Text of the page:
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What the Wonderful Wizard of Oz Can Teach Solar

In the classic children's book, The Wonderful Wizard of Oz, by L. Frank Baum, Dorothy's dog Toto pulls back a curtain to reveal the Wizard as nothing but a normal man. "Pay no attention to the man behind the curtain," the man says. With solar energy, that man behind the curtain could be the hidden subsidies that conventional energy enjoys, but, it could also be the promises of low prices for photovoltaic (PV) technology that are proving disastrous to all solar technologies.

Currently the PV industry is going through a significant correction as a result of an seven-year FiT-fueled party filled with capacity building, aggressive pricing and promises of grid parity that ignored the realities of technology development and have led to manufacturer failures, losses and failures on the demand side, and questions about the stability of the technology in the field. Demand for PV systems, especially multi-megawatt investor owned systems, drove the industry to multi-gigawatts of annual demand.  The idea that a period of shrinkage might improve the industry’s odds of avoiding a severe correction was not considered, while suggestions that the low prices were artificial and would lead to disaster were ignored. Over this period, unfortunately, progress was defined as being the cheapest electricity source available.  The cost of keeping this promise is a steady march of company failure after company failure.  This is more than a shame, it is a painful lesson that the entire solar sector must now endure and overcome. 

From the Wonderful Wizard of Oz: “If we walk far enough,” says Dorothy, “we shall sometime come to someplace.” 

It is critical that the PV industry’s “someplace” is a goal it can be proud of, and that includes educating the electricity-buying public about the value of clean, reliable solar electricity.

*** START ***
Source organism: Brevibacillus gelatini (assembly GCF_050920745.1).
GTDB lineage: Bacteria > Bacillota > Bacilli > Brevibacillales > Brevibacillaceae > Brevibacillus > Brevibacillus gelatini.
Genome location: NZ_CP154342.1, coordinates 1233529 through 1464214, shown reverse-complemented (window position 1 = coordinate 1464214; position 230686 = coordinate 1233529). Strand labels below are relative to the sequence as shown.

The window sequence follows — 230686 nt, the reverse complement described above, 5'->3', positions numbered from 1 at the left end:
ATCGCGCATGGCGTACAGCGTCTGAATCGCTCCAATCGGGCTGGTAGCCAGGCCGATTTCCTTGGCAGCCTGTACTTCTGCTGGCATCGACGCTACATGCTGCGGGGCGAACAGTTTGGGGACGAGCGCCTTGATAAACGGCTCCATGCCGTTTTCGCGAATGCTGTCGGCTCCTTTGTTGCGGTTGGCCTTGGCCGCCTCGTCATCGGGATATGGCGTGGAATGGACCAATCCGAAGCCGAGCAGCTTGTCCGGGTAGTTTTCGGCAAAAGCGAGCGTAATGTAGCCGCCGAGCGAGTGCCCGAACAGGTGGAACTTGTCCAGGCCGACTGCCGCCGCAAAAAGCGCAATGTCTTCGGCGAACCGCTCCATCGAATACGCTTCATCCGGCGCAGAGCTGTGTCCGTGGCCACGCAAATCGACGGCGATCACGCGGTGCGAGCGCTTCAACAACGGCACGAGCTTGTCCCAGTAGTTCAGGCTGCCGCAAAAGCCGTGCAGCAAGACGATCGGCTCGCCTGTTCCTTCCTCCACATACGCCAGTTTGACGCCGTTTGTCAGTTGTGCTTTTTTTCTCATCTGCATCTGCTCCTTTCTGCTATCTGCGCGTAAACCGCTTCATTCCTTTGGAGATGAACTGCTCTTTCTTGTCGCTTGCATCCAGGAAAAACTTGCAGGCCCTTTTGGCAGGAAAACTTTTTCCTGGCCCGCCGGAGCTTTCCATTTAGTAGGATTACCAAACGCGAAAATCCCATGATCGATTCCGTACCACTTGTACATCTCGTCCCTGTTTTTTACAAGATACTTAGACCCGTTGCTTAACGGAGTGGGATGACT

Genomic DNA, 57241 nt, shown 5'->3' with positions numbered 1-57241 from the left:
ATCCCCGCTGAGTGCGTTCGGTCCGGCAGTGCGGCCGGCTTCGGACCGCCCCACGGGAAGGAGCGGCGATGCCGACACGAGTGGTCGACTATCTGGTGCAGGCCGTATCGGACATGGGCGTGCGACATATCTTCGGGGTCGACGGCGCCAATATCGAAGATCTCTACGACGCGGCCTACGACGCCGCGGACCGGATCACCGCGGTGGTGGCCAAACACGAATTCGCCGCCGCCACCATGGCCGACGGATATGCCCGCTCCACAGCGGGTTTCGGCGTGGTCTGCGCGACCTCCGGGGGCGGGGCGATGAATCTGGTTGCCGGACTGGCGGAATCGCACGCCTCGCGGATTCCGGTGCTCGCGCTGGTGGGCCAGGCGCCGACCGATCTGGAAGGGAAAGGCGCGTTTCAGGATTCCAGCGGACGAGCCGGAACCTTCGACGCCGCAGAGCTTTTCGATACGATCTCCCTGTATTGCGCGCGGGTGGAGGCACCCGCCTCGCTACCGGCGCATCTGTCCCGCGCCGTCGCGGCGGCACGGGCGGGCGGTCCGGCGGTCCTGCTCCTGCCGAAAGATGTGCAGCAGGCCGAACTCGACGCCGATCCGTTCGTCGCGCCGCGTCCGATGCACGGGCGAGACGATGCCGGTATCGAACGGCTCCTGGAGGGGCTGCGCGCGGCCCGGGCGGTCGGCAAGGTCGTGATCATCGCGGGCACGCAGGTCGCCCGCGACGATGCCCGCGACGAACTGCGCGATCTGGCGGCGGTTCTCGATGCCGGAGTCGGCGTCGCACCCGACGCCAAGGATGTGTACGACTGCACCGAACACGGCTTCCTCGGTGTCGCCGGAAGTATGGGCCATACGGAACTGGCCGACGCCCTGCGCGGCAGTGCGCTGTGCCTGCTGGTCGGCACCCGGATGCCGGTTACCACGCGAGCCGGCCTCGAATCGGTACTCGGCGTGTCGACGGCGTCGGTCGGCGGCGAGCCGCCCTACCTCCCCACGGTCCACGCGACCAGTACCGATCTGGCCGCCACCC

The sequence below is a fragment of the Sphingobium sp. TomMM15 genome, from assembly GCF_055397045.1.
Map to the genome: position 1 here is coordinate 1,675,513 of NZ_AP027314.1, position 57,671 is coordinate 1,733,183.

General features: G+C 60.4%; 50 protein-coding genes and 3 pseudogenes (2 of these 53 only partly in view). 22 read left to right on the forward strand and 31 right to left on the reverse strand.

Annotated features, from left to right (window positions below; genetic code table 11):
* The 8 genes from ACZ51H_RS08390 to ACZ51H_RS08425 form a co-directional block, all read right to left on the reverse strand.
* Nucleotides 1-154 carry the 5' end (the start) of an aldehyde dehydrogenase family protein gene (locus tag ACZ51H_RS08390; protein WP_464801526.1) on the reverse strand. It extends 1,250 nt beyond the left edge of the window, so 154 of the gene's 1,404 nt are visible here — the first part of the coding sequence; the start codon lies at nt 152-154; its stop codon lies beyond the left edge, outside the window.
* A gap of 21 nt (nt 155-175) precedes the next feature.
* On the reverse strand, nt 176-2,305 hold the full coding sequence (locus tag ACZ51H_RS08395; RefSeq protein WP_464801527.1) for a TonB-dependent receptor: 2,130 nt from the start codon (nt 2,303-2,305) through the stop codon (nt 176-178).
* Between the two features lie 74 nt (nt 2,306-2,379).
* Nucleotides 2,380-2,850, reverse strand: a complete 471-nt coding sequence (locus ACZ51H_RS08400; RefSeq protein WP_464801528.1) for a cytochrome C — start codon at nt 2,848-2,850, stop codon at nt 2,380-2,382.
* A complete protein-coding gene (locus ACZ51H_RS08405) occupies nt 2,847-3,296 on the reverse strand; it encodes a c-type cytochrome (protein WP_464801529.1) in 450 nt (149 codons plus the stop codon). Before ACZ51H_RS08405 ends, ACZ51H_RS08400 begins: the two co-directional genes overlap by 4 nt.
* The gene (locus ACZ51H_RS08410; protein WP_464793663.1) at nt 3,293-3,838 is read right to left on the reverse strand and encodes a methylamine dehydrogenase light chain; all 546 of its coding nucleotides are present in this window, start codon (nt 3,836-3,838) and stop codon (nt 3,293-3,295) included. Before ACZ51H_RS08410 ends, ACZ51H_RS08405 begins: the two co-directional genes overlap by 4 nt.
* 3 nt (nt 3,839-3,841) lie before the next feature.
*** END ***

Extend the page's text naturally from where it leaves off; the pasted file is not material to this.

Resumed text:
When you are on top, everybody loves you and when troubles come (and they always do) beware of Schadenfreude.  During the early FiT days, many companies took the IPO route, so, the cost of the current low prices in terms of company failures, is impossible to ignore.  Concerns about the photovoltaic sector have spilled over to influence investor confidence in CSP and CPV technologies.  

Promises of achieving grid parity with conventional energy and doing so without subsidies ignores the fallacy of this goal, which is that parity with a subsidized source of electricity, for which the true costs of production are largely unknown, is not possible. Actual parity cannot be achieved, only the appearance of parity.  Meanwhile, given the subsidies that conventional energy enjoys, and given the current low price of natural gas, this unfair race simply cannot be won. The cost to the environment of using fracking to access natural gas, particularly in the United States, remains largely ignored while the low prices of NG, which are often not passed on to the consumer, are celebrated.  It is time to pull the curtain back on the true cost of all energy generating technologies – from conventional energy to solar energy.  Once this happens parity will likely be much closer than previously thought.

At the recent Intersolar North America conference held in San Francisco each July, the conference organizers presented awards to the top three solar projects during the previous year.  The projects that won provide examples of the value that solar brings to communities.  The winners were Enerworks for a large scale thermal cooling and heating installation on a retirement home in Canada, ESA Renewables, for a PV solar farm that provides income to a school including paying the salaries of two teachers, and Vanir Energy, for a large scale solar thermal system on a YMCA in North Carolina.  These community solar projects help to educate communities about the value of solar, including energy independence.  Promises of energy independence along with highly visible community solar projects will help educate energy consumers about the value of solar. 

From the Wonderful Wizard of Oz: “You have plenty of courage, I am sure," answered Oz. "All you need is confidence in yourself. There is no living thing that is not afraid when it faces danger. The true courage is in facing danger when you are afraid, and that kind of courage you have in plenty.”

Lead Image: Yellow Brick Road via Shutterstock

 

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